Polymerisation-induced self-assembly (PISA) has emerged as a powerful tool to generate multivalent polymeric nanomaterials of controlled morphology and size at high solid contents.32 The versatility of this method has allowed the synthesis of nano-objects for drug delivery,33,34 cell storage,35,36 permeable nanoreactors,37,38 and has been extensively reviewed.39–42 A challenge with many PISA formulations is the need to conduct PISA in biological media, which invariably contain salts. Armes and co-workers engineered stable nanoparticles by changing the steric stabilizer block to poly(sulfobetaines), to enhance solubility in the presence of salt.43 Cationic diblock spherical copolymer nanoparticles have also shown surprisingly strong aggregation resistance in electrolyte solutions.44 However, if PISA is to be used to design nanoparticles to interface and modulate the growth of ice, the corona-forming block is limited to polymers which can bind ice (e.g. PVA).

Taking into account the above, we here address the challenges of (i) conducting PISA in saline without restricting the corona-forming block, and (ii) introducing ice recrystallisation inhibition activity into polymer particles. This is achieved using diacetone acrylamide, rather than the common 2-hydroxypropyl methacrylate core-forming monomer, with a poly(vinyl alcohol) based macro-graft-RAFT agent. The resulting particles are potent IRI agents and present a unique approach to employ self-assembled colloidal dispersions for IRI.

Poly(vinyl alcohol) was selected as the corona-forming block, as it is the most active polymeric IRI agent known.45 Commercially available PVA (10 kDa/DP = 181) was selected which was grafted with 4-cyano-4-[(ethylsulfanylthiocarbonyl)sulfanyl]pentanoic acid CTA (CEPA), by DCC coupling to afford a water soluble PVA-based graft macro-CTA. The macro-CTA was thoroughly dialysed to remove unfunctionalised RAFT agent. Due to overlapping signals, quantification of the grafting density by 1H NMR spectroscopy was not possible. Thermogravimetric analysis (TGA) showed that a ratio of four CEPA molecules per a hundred hydroxyl groups were present, meaning that approximately seven CTA groups were grafted per PVA chain (ESI). SEC analysis of PVA181 graft macro-CTA revealed a small increase in molecular weight compared to PVA181 (ESI).

The most widely used core-forming monomer for PISA, 2-hydroxypropyl methacrylate (HPMA), was used for thermally-initiated dispersion polymerisations at 60 °C (10% w/w) in water, and later in 0.01 M saline. NaCl is essential for IRI activity testing and lack of saline dispersibility would prevent assessment of activity.46 In water, monomer conversions above 95% (as confirmed by 1H NMR analysis) and stable PISA dispersions were obtained when targeting PHPMA degrees of polymerisation of 50–300. Dynamic light scattering revealed nanoparticles ranging in diameter from 200–400 nm as a function of PHPMA chain length. Dry-state TEM (Fig. 1C) revealed the formation of only spherical morphologies (see ESI for all characterisation) and this was confirmed by cryo-TEM for PVA181-g7-PHPMA50 (Fig. 1D). We hypothesise that the graft nature of the macro-initiator, along with the high-molecular weight stabilising PVA chain, favours the formation of kinetically-trapped spherical morphologies,47–51 but further investigation is beyond the scope of this work. Attempts at dispersing these particles into NaCl (0.1 to 0.01 M) led to macroscopic precipitation. Alternatively, PISA was attempted directly in saline solutions, but no stable particles could be obtained. Therefore, this formulation, despite containing the desired PVA corona, could not be used for IRI activity measurements.45 The intolerance of many monomers used in PISA to saline solutions, specifically their inability to self-assemble and tendency to precipitate in such polar media, is a common challenge with PISA formulations and therefore saline-free buffers are often used.38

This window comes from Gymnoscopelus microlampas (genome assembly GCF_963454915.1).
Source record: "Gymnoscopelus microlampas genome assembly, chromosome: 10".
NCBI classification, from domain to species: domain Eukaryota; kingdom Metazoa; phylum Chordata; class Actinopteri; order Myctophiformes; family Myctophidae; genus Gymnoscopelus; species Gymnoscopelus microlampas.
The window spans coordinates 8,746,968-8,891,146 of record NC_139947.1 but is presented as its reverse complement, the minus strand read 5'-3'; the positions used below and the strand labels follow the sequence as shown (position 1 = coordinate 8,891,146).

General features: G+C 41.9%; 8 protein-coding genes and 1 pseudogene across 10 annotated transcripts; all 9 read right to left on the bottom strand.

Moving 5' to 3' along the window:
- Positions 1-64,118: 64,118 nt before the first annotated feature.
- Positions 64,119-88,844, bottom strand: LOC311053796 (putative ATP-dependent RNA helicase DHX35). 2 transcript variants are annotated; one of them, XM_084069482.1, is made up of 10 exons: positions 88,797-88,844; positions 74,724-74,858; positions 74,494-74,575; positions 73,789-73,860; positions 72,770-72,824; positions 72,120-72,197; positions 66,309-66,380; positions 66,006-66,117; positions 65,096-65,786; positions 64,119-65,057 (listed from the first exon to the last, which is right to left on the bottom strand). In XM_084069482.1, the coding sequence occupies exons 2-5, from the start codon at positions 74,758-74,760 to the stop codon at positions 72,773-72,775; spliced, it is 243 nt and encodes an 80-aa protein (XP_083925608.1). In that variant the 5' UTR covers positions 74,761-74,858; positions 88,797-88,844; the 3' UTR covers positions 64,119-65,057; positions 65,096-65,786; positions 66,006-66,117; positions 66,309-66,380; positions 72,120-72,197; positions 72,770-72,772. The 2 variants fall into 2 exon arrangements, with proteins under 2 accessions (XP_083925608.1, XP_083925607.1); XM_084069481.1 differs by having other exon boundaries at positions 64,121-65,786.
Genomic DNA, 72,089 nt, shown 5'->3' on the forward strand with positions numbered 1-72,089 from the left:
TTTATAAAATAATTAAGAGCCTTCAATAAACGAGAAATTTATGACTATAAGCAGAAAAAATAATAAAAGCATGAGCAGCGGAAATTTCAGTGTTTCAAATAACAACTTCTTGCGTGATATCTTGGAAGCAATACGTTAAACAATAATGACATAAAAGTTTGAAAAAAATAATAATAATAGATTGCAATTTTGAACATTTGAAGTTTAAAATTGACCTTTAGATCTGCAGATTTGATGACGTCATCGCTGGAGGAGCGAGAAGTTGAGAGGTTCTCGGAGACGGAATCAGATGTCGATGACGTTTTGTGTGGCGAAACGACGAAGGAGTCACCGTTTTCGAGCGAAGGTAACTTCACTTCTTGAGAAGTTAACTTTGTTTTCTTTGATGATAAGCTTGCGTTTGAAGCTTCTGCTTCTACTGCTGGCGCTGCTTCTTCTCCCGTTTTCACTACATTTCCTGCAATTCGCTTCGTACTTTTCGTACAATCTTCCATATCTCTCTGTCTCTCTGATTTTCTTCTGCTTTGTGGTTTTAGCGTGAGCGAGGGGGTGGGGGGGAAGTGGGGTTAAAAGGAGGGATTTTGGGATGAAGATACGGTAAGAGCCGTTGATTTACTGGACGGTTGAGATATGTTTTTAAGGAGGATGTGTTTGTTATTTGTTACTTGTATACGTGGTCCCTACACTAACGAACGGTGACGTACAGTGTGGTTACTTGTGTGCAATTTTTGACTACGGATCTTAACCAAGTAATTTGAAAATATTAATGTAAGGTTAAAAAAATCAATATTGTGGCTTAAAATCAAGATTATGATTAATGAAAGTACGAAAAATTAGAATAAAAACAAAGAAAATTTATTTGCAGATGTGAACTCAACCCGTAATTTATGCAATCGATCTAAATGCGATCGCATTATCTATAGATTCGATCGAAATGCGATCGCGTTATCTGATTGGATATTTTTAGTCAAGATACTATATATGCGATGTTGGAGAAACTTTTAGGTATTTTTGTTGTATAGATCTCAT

image file: d0mh00354a-f1.tif
Fig. 1 (A) Schematic of the synthetic route for PVA181-g7-PHPMAn nano-objects at 10% w/w via thermally initiated RAFT dispersion PISA at 60 °C, using a PVA181 macro-CTA. Photographs show precipitation in saline solution and stable dispersions in water. Characterisation of PVA181-g7-PHPMA50 nano-objects in aqueous solution; (B) intensity-weighted size distributions, average Dh and PD values from DLS (error from n = 5). Inset: Autocorrelation function; representative dry-state (C) and cryo-TEM (D) images (insets show size distribution histograms along with average diameter; n > 50).